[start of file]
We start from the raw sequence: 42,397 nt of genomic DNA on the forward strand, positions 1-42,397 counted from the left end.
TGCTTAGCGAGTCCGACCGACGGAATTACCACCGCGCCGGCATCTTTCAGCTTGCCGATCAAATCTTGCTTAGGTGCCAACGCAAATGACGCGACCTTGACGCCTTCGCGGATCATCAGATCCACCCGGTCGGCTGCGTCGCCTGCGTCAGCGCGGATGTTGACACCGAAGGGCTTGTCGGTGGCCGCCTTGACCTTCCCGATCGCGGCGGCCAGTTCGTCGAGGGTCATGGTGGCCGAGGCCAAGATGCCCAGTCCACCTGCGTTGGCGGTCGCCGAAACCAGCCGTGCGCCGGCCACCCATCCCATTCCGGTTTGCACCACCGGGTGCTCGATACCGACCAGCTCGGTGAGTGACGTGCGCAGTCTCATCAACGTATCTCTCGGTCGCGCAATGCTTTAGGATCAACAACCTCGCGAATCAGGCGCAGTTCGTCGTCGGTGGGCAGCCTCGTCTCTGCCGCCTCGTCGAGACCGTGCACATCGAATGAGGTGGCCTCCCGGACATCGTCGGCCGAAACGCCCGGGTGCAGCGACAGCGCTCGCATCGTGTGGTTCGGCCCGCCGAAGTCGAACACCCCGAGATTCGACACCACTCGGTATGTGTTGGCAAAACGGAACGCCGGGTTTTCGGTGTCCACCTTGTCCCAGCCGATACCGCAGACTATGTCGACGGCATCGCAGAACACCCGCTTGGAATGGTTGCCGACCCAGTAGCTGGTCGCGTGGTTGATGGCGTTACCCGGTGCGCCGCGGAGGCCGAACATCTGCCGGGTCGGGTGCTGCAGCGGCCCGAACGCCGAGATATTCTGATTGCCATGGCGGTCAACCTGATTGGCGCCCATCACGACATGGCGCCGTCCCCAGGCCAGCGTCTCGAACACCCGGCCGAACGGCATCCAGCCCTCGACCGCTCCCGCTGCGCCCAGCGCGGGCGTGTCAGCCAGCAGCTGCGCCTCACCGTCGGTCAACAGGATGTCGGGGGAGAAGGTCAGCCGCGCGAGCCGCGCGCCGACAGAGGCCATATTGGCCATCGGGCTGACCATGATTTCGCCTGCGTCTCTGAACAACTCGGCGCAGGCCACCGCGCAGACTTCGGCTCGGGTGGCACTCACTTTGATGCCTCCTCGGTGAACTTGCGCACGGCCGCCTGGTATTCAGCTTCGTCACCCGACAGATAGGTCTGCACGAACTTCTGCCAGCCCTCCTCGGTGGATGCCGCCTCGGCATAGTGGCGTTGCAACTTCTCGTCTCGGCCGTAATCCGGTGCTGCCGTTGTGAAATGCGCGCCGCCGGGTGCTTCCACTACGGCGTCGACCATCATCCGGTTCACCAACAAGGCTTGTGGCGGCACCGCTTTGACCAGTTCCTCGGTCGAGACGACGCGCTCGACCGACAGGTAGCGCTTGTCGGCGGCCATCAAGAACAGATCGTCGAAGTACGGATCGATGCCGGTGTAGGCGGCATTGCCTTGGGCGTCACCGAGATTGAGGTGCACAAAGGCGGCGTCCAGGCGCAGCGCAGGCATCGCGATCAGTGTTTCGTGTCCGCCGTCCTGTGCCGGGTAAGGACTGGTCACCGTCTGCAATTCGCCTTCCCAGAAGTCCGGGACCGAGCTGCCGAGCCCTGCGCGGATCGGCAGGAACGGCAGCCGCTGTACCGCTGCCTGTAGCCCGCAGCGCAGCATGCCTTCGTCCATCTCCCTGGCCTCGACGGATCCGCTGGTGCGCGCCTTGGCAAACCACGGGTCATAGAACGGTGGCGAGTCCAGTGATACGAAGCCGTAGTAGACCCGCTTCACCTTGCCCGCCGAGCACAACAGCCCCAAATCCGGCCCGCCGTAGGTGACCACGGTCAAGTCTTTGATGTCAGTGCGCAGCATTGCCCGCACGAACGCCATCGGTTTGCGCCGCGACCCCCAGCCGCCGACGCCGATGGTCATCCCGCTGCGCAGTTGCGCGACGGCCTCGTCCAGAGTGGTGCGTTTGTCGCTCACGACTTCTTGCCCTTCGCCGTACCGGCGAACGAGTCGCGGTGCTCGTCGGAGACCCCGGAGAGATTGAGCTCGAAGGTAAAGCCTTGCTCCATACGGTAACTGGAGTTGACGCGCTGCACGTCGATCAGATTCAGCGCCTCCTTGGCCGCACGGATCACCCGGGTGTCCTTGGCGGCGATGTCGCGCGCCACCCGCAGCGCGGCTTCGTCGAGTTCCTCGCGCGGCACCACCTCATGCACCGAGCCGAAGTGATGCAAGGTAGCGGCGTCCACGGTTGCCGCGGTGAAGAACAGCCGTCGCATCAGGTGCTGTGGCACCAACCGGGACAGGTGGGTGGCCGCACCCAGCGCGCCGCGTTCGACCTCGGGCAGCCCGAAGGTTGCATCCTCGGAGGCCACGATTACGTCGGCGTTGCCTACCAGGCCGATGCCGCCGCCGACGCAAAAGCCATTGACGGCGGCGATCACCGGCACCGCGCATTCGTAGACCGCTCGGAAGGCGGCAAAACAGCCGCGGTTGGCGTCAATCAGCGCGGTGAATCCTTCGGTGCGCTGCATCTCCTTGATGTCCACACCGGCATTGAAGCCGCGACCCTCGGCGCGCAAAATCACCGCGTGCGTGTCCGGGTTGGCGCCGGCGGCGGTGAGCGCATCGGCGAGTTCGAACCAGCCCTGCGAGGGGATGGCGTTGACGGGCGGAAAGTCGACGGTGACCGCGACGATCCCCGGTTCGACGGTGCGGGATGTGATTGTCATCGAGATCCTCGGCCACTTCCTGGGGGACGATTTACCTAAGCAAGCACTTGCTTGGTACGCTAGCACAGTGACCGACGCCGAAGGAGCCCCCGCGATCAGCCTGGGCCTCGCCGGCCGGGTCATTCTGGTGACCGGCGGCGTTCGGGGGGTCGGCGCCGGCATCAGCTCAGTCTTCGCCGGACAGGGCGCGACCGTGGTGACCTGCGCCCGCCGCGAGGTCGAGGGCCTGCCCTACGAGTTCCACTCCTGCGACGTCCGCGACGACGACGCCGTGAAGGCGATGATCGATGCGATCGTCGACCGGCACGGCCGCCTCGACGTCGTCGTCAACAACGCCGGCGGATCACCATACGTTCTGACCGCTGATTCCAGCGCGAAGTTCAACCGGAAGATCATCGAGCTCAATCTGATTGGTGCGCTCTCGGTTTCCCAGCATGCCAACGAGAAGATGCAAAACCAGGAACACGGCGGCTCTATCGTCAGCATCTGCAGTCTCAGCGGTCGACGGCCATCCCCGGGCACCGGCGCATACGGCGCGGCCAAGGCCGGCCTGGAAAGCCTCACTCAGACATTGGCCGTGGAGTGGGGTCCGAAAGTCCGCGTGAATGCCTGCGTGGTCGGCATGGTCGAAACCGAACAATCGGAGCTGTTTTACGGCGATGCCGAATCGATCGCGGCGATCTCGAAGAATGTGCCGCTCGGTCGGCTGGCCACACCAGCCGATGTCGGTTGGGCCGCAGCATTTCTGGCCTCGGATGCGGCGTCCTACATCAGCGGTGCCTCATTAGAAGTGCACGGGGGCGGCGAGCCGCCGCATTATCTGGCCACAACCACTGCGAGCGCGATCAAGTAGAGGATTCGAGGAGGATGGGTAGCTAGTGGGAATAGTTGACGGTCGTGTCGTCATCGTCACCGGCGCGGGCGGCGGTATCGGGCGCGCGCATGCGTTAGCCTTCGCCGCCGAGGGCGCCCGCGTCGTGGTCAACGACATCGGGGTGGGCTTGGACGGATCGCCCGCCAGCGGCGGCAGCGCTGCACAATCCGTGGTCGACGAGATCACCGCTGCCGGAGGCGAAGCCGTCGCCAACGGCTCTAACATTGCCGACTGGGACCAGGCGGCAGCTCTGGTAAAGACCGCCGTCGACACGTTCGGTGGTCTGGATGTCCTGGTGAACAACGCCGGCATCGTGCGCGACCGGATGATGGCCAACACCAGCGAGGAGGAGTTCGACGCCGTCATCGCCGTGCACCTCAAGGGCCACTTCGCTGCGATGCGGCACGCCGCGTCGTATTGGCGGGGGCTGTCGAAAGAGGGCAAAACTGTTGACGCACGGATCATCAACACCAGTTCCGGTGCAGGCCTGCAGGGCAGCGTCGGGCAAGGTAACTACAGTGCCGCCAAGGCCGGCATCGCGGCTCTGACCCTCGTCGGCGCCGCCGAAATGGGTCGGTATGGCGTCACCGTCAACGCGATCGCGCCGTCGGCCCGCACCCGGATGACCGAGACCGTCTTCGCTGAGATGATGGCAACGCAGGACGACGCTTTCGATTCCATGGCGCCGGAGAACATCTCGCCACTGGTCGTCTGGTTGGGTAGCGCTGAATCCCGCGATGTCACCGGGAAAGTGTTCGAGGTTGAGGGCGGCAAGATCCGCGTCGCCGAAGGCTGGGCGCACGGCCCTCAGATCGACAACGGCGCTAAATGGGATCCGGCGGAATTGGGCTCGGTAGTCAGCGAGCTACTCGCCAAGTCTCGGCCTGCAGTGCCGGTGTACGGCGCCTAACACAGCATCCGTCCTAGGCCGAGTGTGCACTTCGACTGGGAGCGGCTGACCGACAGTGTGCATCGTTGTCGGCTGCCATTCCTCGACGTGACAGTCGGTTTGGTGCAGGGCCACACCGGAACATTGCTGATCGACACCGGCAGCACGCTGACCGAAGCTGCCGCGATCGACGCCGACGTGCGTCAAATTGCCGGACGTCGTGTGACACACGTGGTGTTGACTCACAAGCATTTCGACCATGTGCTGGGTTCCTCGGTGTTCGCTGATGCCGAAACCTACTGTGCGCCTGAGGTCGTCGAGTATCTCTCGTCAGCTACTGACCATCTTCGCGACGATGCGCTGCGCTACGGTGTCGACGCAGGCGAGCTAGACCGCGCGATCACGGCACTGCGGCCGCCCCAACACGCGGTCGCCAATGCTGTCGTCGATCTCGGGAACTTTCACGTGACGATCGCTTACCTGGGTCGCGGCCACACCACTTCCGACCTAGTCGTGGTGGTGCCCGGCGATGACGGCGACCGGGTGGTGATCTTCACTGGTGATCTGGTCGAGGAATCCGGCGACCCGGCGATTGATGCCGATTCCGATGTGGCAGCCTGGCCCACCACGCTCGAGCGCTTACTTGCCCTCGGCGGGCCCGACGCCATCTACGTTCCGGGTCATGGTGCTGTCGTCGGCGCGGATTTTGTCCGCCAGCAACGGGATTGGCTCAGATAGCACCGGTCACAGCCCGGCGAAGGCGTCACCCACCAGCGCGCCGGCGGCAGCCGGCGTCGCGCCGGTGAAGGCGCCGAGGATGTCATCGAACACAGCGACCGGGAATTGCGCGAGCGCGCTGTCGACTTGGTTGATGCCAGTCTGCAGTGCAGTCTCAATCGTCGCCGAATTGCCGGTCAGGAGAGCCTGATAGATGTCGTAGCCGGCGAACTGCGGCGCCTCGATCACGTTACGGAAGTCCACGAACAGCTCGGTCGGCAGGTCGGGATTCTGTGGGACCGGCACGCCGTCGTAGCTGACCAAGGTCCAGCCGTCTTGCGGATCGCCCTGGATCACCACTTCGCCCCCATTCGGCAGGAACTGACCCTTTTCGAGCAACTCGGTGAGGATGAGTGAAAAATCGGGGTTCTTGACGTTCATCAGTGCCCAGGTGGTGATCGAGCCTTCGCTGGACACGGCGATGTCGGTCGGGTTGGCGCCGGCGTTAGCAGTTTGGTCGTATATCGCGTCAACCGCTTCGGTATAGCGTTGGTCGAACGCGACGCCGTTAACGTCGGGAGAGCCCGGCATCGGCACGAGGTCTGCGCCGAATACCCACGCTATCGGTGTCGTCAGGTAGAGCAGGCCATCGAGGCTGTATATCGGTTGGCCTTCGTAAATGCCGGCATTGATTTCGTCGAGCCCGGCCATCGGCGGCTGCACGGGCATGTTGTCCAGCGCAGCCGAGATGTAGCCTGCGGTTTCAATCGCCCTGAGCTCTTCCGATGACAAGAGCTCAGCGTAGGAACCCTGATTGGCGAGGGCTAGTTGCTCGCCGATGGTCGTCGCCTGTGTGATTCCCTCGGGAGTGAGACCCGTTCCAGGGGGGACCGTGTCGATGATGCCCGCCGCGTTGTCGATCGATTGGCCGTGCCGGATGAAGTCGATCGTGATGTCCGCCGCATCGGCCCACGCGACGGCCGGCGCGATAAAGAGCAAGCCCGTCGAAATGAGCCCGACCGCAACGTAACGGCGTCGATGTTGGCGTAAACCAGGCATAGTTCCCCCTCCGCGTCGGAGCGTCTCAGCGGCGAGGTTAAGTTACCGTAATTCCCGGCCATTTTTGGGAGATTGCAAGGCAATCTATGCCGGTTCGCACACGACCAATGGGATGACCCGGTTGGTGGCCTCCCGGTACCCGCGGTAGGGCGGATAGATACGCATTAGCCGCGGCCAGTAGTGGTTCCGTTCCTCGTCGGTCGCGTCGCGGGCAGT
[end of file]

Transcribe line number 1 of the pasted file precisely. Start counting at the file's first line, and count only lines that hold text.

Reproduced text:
We start from the raw sequence: 42,397 nt of genomic DNA on the forward strand, positions 1-42,397 counted from the left end.